The is about promoting health and optimal wellness,

The
Healthcare Legislative Process and Patient Self-Determination

            Nursing is about promoting health and optimal wellness,
alleviating suffering, facilitating healing, and advocating for those receiving
care (American Nursing Association, n.d.). To accomplish this goal, nurses are
required to follow the laws of their country, state, and institution to work
within scope of practice, such as adhering to advanced directives. Health
policy affects nursing scope of practice by helping legally define the focus of
healthcare. If health policy makers have a focus on the treatment of disease
due to a definition of health as the absence of disease, that will decrease
health promotion behaviors such as preventative education (Burkhardt, 2014, p. 393). This paper will
explain the process of healthcare policy creation, the role of the nurse in
this process, and an example of current Ohio legislature regarding patient
self-determination.

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Healthcare
Policy

Before an issue is brought to legislature, a predicament
needs recognition. The problem brought to political officials by lobbying, can
include face to face meetings, letter writing, and organizing campaigns to
affect public opinion. Once brought to political officials, the obstacle enters
policy formation and solutions are proposed. The policy is implemented and can be
modified. Healthcare policies can be divided into two different types of
policies. Allocative policies determine allocation of resources. An example of
this is funding for Medicare and Medicaid. Regulatory policies direct actions
such as restrictions on a provider’s quality controls and social regulation,
which direct safe work places (Burkhardt, 2014, p. 394).

Patient Self-Determination

An example of healthcare policy is House Bill
286 by the 132nd General Assembly. This bill creates the Palliative
Care and Quality of Life Interdisciplinary Council, requires certain facilities
to create a method to identify patients who could benefit from palliative care,
and authorize hospice care programs to give palliative treatment to non-hospice
patients (Molnar, n.d.). Palliative care patients benefit from having filled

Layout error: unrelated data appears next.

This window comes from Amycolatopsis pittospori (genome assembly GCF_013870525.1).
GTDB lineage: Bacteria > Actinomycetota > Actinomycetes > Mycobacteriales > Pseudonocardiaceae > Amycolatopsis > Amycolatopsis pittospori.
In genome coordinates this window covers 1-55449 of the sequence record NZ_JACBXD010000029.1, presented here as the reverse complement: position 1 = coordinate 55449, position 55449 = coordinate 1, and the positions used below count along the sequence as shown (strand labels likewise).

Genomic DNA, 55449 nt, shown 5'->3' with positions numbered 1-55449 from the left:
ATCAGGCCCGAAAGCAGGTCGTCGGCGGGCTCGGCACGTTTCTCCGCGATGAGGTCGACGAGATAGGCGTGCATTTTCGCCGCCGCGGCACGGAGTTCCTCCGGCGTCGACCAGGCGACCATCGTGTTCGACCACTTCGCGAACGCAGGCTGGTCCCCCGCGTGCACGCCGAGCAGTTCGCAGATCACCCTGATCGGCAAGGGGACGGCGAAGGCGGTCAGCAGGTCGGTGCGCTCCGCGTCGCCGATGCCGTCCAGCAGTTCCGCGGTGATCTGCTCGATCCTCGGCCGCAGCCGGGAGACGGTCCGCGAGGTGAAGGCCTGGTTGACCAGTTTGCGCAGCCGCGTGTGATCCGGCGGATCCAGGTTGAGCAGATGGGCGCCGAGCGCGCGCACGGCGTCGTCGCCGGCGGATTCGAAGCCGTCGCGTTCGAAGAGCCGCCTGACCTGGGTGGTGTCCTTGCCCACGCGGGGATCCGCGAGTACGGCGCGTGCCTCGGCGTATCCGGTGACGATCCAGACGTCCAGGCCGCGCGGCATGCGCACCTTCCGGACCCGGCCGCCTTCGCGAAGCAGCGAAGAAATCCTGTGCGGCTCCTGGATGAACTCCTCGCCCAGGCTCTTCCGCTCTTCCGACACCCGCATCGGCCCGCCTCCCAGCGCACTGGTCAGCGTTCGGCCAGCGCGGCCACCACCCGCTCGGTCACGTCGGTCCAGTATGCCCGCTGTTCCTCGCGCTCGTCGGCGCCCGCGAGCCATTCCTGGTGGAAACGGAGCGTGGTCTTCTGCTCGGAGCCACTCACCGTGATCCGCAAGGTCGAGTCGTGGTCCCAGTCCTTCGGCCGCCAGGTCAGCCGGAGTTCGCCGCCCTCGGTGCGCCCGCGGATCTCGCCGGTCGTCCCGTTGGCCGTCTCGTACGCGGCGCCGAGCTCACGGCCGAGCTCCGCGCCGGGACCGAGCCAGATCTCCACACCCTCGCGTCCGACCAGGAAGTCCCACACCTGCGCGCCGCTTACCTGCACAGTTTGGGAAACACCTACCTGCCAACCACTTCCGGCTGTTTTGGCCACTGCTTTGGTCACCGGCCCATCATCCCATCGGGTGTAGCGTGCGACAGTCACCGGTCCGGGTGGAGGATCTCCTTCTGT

out advances directives, which according to the Patient Self-Determination Act
of 1990, hospitals, home health care facilities, and long-term care facilities
are required to recognize. This bill was passed in the House and, as of 13
December 2017, is now in the Senate.  House Bill 286 creating a Palliative Care
Council creates an input for advanced directives and allows a voice for patient
autonomy.

There are many benefits of patient
self-determination. By filling out advanced directives, communication is amplified
between patients and healthcare professionals, there is a better clarity about
patient’s wishes, and the assertion that the treatment is aligned with the
patient’s preferences and values is encouraged (Wolf, 1991). This makes sure
there is an ongoing dialogue to maintain a well-defined plan of care. In
addition, the healthcare provider can ensure scope of practice is maintained by
clarifying the patient’s wishes.

Despite the benefits, there are negative
aspects to advances directives. Patients and doctors are uncomfortable with
having a discussion about end of life care, and an estimate of patients in the
United States that have filled out advanced directives are 4 to 24 percent
(Wolf, 1991). In effort to educate patients on advanced directives, facilities
can overwhelm patients with written education materials and may ask about end
of life preferences at inappropriate timing. This decreases patient comfort in
the healthcare setting and disengages the patient from care planning. Another
concern is that untrained personnel would be attempting to help patients with
advanced directives when a physician would be more qualified.

            Based on the above
information, a council to assist in input and assistance for patients under
palliative medicine care would be beneficial. The Patient Self-Determination
Act of 1991 is still in use with minimal modifications after years, meaning it
has maintained relevance. If the physician helps build plan of care with the
patient including advanced directives, the nurse can help reeducate and
maintain the patient’s wishes, which can increase the amount of patient
satisfaction in care.